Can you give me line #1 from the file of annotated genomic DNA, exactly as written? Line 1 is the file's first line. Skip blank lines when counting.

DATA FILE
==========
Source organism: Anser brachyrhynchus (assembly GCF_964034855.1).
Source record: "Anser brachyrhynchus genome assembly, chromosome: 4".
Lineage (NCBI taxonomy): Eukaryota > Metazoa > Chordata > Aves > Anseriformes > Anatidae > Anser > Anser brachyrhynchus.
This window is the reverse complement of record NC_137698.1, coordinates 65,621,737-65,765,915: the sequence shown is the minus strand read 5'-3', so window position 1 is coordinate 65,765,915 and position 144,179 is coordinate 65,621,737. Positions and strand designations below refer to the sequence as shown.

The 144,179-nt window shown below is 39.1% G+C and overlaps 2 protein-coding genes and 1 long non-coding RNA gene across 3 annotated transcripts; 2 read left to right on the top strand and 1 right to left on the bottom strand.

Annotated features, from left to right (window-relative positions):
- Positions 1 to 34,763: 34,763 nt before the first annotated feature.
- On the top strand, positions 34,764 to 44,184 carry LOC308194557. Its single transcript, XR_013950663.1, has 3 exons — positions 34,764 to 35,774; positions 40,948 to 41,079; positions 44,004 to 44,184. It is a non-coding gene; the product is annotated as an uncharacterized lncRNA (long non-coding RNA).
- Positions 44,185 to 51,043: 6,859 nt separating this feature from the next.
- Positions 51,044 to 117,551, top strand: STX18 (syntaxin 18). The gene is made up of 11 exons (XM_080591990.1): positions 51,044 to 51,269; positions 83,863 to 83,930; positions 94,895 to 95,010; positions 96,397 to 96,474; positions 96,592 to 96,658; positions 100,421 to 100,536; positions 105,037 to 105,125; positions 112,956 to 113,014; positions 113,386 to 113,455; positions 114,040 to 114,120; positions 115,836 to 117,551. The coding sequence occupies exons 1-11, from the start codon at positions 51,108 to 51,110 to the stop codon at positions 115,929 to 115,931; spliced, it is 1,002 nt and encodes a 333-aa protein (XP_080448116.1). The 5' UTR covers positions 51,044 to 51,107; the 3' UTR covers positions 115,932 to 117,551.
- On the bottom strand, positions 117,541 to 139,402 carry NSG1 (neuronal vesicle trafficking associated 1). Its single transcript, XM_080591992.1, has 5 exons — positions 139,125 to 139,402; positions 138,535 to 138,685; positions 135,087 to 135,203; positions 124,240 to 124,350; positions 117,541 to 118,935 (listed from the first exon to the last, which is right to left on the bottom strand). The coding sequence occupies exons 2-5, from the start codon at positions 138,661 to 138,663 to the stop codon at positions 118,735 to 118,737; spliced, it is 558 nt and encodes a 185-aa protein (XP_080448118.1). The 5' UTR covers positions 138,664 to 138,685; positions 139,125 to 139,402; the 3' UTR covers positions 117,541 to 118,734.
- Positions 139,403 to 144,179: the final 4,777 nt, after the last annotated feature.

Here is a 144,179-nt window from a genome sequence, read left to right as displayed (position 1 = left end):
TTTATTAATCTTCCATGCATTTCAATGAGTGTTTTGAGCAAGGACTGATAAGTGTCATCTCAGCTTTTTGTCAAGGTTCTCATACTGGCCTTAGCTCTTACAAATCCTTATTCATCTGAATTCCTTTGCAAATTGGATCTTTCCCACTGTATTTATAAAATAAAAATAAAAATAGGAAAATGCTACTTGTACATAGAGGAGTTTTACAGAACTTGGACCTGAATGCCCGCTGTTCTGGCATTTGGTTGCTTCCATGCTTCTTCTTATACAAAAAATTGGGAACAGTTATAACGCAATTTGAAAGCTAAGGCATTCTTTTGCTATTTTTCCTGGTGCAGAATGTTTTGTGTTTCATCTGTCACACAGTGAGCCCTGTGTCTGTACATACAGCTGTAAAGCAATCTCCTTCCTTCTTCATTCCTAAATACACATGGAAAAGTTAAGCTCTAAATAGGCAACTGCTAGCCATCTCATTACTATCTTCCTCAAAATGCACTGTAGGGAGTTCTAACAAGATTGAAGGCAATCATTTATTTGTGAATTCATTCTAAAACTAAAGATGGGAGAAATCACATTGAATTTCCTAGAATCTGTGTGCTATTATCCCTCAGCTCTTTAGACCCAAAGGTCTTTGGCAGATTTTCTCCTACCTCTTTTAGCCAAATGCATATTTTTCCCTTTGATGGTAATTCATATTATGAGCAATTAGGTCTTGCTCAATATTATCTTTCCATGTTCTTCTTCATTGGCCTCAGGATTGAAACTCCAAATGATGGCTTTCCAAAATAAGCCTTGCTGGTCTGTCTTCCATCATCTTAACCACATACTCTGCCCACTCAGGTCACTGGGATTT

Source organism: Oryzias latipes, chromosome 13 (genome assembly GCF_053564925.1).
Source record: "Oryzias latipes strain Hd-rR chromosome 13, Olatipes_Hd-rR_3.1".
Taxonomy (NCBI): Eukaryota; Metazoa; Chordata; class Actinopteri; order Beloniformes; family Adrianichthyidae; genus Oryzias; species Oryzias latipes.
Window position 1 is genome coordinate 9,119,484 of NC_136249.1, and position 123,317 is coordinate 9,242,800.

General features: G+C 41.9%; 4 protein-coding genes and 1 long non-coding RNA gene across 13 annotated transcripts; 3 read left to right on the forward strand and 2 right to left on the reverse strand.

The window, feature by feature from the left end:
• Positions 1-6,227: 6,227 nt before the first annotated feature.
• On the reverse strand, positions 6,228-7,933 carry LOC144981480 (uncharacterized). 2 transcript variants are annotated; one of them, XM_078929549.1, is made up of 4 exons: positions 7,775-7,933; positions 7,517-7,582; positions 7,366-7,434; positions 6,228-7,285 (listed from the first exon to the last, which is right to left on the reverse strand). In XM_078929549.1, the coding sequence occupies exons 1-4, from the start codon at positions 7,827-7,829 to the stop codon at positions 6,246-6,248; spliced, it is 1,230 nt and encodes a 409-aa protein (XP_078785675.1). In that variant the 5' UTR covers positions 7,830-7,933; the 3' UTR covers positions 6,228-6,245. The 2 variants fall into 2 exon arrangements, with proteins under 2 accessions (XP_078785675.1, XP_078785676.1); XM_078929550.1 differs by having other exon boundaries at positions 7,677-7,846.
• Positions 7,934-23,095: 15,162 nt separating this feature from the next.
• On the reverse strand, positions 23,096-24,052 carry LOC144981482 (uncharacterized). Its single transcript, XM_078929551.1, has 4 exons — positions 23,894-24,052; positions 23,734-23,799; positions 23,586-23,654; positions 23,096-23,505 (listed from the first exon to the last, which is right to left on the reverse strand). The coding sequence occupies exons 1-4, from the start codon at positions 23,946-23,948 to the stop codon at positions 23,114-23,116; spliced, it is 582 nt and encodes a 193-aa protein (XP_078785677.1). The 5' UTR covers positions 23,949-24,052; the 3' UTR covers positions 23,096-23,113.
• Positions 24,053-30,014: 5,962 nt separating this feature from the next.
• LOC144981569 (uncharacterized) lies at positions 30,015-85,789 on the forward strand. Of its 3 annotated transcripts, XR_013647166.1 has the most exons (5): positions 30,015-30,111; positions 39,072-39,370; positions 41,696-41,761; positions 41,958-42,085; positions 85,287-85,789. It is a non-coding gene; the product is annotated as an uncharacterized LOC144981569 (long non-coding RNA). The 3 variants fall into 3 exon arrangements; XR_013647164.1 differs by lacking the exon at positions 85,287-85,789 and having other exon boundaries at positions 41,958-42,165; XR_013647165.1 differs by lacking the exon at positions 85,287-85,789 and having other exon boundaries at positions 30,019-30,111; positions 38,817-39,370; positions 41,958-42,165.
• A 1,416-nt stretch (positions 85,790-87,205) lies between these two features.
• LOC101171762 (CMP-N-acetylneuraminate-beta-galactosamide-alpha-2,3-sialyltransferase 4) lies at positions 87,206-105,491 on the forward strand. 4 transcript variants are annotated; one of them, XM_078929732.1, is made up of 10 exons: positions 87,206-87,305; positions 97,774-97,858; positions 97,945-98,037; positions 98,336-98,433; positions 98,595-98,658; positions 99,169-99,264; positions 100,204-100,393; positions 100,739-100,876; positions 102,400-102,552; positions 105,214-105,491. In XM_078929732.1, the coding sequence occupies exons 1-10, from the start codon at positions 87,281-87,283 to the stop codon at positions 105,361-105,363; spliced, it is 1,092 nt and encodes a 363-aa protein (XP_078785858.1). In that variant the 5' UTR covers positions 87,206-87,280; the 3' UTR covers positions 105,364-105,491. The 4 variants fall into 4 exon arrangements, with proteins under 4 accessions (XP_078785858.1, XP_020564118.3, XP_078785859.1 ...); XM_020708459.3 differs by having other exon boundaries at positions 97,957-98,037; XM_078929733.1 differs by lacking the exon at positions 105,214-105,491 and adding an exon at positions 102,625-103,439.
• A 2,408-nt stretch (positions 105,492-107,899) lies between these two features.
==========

Source organism: Anser brachyrhynchus (assembly GCF_964034855.1).